Articles Published by Lehrer Financial and Economic Advisory Services
Recent Articles by Lehrer Financial and Economic Advisory Services
The certainty created by a set price for petroleum should tend to create stability in many other sectors of the economy. Certainty in petroleum pricing should lead to certainty in the industrial sector and to a degree of certainty in the world’s financial sectors, namely less volatility for interest rates and other debt instruments. A higher level of certainty in the financial markets and the petrochemical markets should foster an arena for world growth and stability.
Most middle class consumers are facing the concept of hard choices, something the baby boomers have not faced in almost thirty (30) years, based in good part via a combination of government entitlements, tax breaks, subsidies and deficit financing. As most of the “low hanging or easy fruit” has been picked, those who now enjoy life via consumption, namely the middle class are going to realize neither they nor any government can spend their way out difficult financial decisions.
One never knows what is going to come out of Congress, as not even Congress truly knows what is going to come out of Congress. Hence, it was a real surprise when Congress tried to extend the concept of home ownership to the lower levels of the overall income earning segment. Subprime lending, namely the granting of mortgage loans to households wherein their total incomes did not qualify for a “standard” or “prime” single family home loan, was clearly an American made “craze”.
Will the elevated cost of petroleum will turn out to be a blessing or a curse for the United States, especially the nations middle class? Its effects can be broken down into three major categories: direct, indirect and subsequential...
There are few groups more reliable than the United States military. One could change all of their mottoes to “Again and again - no questions asked.” Those who have served in the military have done so at a solid financial cost. Despite this, the years of the 1950s, 1960s and even into the 1970s were periods with high savings rates, rates that today appear almost unachievable. How did they save so much, seek to enjoy life so fully and raise another generation, the Baby Boomers?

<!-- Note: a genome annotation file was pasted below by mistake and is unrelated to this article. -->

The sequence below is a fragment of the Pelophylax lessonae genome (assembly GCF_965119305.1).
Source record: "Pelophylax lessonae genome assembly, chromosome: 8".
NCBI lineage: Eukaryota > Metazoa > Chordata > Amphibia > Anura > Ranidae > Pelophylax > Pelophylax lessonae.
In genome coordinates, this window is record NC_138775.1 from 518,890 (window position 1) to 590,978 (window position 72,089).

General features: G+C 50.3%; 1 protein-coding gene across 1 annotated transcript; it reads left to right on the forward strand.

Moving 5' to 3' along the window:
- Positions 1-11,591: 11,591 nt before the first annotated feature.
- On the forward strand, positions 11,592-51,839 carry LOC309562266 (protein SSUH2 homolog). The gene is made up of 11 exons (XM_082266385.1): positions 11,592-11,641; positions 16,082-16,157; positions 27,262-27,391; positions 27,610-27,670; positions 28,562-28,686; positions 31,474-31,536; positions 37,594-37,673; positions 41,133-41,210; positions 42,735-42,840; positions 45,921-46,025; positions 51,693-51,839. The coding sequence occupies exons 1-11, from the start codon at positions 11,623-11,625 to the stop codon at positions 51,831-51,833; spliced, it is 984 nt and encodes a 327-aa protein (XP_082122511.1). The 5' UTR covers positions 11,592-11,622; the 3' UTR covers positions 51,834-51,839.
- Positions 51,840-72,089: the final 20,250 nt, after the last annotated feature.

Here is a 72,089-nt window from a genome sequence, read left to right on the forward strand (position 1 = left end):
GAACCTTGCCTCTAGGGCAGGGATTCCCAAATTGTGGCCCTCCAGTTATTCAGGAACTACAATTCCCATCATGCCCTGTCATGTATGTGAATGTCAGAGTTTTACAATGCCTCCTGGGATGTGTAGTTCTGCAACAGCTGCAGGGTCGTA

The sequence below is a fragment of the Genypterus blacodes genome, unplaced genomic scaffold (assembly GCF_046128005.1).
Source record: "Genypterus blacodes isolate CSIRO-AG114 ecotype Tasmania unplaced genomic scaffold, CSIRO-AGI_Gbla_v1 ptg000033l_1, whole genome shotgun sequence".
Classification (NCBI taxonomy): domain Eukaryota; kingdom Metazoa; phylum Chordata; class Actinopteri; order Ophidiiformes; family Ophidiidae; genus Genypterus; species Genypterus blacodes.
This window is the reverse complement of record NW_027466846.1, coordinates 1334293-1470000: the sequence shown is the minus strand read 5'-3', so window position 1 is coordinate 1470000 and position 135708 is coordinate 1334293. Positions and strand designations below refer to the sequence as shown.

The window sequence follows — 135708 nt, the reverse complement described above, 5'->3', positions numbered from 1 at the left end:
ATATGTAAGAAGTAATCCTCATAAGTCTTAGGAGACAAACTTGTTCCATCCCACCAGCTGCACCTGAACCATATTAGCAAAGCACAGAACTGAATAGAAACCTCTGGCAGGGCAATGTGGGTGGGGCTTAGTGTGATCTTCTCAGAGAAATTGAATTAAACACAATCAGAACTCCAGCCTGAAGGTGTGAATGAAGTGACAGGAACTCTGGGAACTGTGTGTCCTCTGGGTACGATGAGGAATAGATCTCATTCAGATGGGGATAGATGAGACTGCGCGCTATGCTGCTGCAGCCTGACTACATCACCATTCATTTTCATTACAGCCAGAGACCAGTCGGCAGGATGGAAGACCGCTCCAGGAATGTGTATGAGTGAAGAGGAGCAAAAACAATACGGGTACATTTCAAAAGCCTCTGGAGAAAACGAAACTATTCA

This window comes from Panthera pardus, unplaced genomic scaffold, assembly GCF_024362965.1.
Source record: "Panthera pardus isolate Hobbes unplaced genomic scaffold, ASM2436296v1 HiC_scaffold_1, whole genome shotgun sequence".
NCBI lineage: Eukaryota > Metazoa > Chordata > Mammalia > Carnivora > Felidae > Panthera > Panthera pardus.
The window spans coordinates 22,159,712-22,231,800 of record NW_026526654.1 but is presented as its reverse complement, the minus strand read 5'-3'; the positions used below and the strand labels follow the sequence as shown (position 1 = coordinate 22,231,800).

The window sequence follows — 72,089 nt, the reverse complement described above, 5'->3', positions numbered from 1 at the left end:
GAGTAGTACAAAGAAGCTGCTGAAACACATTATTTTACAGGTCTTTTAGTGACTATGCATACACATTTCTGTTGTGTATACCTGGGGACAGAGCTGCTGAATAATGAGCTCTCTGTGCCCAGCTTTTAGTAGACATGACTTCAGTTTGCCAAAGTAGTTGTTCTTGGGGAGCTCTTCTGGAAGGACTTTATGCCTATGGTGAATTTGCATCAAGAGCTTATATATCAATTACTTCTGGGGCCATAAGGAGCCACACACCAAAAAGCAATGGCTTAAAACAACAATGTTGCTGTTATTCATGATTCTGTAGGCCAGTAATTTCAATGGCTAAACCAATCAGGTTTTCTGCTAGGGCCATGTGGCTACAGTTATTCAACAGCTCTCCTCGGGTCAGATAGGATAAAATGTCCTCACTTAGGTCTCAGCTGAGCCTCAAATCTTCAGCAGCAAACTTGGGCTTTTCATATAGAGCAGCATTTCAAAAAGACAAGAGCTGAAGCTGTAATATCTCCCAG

Even with creative financing, accounting techniques and decreased profit margins, the American automobile industry appears unable to sustain itself and has suffered significant losses, especially in recent years. Given these realities, it would seem prudent to rely upon baseball and the one special feature they have enjoyed via compliments of a United States Supreme Court Decision in 1922, namely exemption under the Antitrust Laws, basically Sherman and Clayton Acts.
While it is true that the National Housing Act of 1930 and other acts and organizations sought to both foster and insulate housing from the overall financial marketplaces, such separation is not limitless. No matter how many special authorities, administrative agencies, or segregated financial institutions are created, in order to supply adequate shelter, the financial instrumentation utilized in the housing market is still an integral part of the overall financial marketplace.
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Dr. Kenneth E. Lehrer has been an independent Economist and Financial Consultant since 1980. He holds four degrees from New York University: Bachelor of Science (Finance), Master of Business Administration (Banking), Master of Arts (Economics) and a Doctorate in Urban Economics. After a career on the corporate lending staff of Bankers Trust Company ( New York ), Dr. Lehrer became a Manager for the Greek Shipper, Costas Lemos [dec'd]. Here, he assisted in a variety of projects in New York, Houston, Denver, Guam and in Europe. Dr. Lehrer relocated to Houston, Texas in 1977.
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